How much does a notary make?
Notary Publics are licensed officials commissioned on a 2-4 year term by the state to provide notary services to the public. The notary laws for each state are very different regarding how licensed notaries are permitted to carry out their notary duties and the fees they are required to charge. For the context of this article, I will often reference New York State notary guidelines.
Notaries in New York can act as traditional, mobile, or remote Notary Publics. They are permitted to administer oaths and affirmations (including oaths of office), take affidavits and depositions, to receive and certify acknowledgements or proofs of execution of deeds, mortgages and powers of attorney and other written certifications.
So if you find yourself asking, how much does a Notary make? We have all the answers!
General Notary Work
Traditional notary services vary state by state and the amount for each service depends on each state’s notary laws. Standard notary costs range from as low as $1.00 like in the state of Illinois to $20.00 like in American Samoa per signature.
According to the National Notary Association, there are 11 states in which Notary fees are not set by the law. Those states are:
- Puerto Rico
New York State ranks very low on the fee schedule. Notaries in New York are only permitted to charge $2.00 for Jurats, Acknowledgements, for the administration of verbal oaths/affirmations, and for most any other special notary acts.
Remote Online Notary Services (RON)
Remote online notary services will officially become permanent in the state of New York effective January 31, 2023. During the height of the pandemic, it was discovered that the performance of remote notarizations which at that time was temporarily approved under the state’s executive order was very effective. New York notaries were successful at identifying signers through online communication and successfully performed notarizations via electronic means. The state has not released fee guidelines for performing remote online notarizations. I suspect that information will be forthcoming as we get closer to the effective date.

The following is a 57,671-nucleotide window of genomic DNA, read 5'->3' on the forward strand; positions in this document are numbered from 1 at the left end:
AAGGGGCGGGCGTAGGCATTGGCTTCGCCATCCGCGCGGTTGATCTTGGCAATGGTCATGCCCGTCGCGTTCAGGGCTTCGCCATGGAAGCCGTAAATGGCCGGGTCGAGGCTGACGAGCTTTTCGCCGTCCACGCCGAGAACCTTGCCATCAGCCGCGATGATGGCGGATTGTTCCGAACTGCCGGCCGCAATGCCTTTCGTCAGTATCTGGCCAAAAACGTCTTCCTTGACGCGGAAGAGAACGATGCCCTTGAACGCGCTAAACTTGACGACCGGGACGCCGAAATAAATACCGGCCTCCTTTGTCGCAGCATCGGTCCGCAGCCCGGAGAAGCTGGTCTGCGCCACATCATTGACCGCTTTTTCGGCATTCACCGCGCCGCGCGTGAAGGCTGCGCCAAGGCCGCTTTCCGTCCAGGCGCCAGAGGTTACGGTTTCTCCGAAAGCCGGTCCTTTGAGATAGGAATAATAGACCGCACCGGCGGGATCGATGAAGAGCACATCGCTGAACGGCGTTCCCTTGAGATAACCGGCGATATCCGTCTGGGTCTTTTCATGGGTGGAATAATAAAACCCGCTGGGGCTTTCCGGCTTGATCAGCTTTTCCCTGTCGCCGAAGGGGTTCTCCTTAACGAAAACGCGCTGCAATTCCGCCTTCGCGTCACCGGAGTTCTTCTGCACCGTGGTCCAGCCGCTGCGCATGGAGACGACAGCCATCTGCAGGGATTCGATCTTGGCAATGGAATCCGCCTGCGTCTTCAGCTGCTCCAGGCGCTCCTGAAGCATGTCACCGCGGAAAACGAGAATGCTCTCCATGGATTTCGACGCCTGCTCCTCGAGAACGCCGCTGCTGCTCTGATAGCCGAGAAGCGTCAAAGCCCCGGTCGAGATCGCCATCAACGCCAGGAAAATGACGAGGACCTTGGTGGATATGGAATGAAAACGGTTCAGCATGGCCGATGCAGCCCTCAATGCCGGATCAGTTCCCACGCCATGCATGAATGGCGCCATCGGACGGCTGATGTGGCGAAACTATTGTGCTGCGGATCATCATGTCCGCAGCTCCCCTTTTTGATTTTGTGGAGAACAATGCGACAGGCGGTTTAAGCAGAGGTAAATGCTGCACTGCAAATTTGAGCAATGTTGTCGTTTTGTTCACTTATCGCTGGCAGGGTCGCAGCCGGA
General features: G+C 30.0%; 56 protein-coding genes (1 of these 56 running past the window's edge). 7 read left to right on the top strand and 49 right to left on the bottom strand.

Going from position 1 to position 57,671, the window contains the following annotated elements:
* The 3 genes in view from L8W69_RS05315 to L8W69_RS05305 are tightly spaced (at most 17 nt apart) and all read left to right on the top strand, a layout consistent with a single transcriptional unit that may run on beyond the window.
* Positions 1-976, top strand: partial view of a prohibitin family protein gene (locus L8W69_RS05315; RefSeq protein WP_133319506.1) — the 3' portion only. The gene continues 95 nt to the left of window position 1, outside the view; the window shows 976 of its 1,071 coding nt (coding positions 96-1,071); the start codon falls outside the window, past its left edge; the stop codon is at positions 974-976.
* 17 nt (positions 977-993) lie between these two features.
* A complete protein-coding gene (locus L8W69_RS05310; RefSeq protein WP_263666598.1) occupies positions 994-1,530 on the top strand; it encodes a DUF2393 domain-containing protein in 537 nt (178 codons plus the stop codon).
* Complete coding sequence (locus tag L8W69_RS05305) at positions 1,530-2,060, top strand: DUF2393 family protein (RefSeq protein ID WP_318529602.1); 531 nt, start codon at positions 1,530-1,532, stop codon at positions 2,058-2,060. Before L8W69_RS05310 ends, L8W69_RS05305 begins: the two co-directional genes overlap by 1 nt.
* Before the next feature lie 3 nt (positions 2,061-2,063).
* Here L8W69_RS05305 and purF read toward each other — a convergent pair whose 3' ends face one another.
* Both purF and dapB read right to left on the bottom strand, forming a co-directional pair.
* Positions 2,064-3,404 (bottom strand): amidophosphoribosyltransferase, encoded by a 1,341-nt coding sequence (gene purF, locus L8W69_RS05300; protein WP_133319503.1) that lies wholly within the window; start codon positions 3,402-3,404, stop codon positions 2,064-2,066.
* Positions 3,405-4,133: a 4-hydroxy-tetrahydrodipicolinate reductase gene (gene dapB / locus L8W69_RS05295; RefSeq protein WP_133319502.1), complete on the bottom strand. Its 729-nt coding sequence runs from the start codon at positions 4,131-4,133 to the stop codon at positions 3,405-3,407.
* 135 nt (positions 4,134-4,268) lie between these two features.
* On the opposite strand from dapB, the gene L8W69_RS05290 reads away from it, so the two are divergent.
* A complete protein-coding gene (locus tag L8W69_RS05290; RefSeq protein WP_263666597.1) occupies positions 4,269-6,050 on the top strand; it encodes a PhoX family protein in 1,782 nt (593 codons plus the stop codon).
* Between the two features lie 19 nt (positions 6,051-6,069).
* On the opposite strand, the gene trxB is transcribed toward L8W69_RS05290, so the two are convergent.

Notary Loan Signing Agent
Working as a Notary Signing Agent, or mobile Notary Public is one of the most advantageous ways to make money as a Notary Public in any state. It has become the most effective full-time approach for many Notaries to explore where they can increase their income. Notaries can be very profitable as full-time loan signing agents without having to put in too many hours every week. How much does a Notary make?
The amount of money that a Notary Signing Agent can make daily varies. Notary Signing Agents can expect to make between $100-$250 each time they complete an assignment. Factors such as lender type, travel time, and the number of document pages that would need to be printed for in-person delivery also play a crucial role in determining the exact fee. A 200-page document with fed-ex delivery would typically fall under the higher end of the fee schedule.
It’s important to remember that Notary Signing Agents are permitted to set their own fees and accept or decline fees that do not meet their expectations. This is the power of becoming an entrepreneur in this business. Additional requests from lenders and title companies such as requiring the Notary to scan or fax back all of the documents to them instead of mailing them back is subject to an additional fee that the Notary can factor in when accepting an assignment.
Scanning is an additional step that takes time to execute, and it requires the Notary Signing Agent to use their own office equipment.
Whether you are interested in providing general notary services or increasing your earning potential by becoming a certified Notary Signing Agent, the first step is becoming licensed in your state as a Notary Public. Next, understand and become knowledgeable about your specific state laws and fees to ensure you are operating within the guidelines.
Last, take your notary license to the next level and consider becoming a mobile notary or Notary Signing Agent for a higher earning potential. We hope you enjoyed our blog on “How much does a Notary Make?”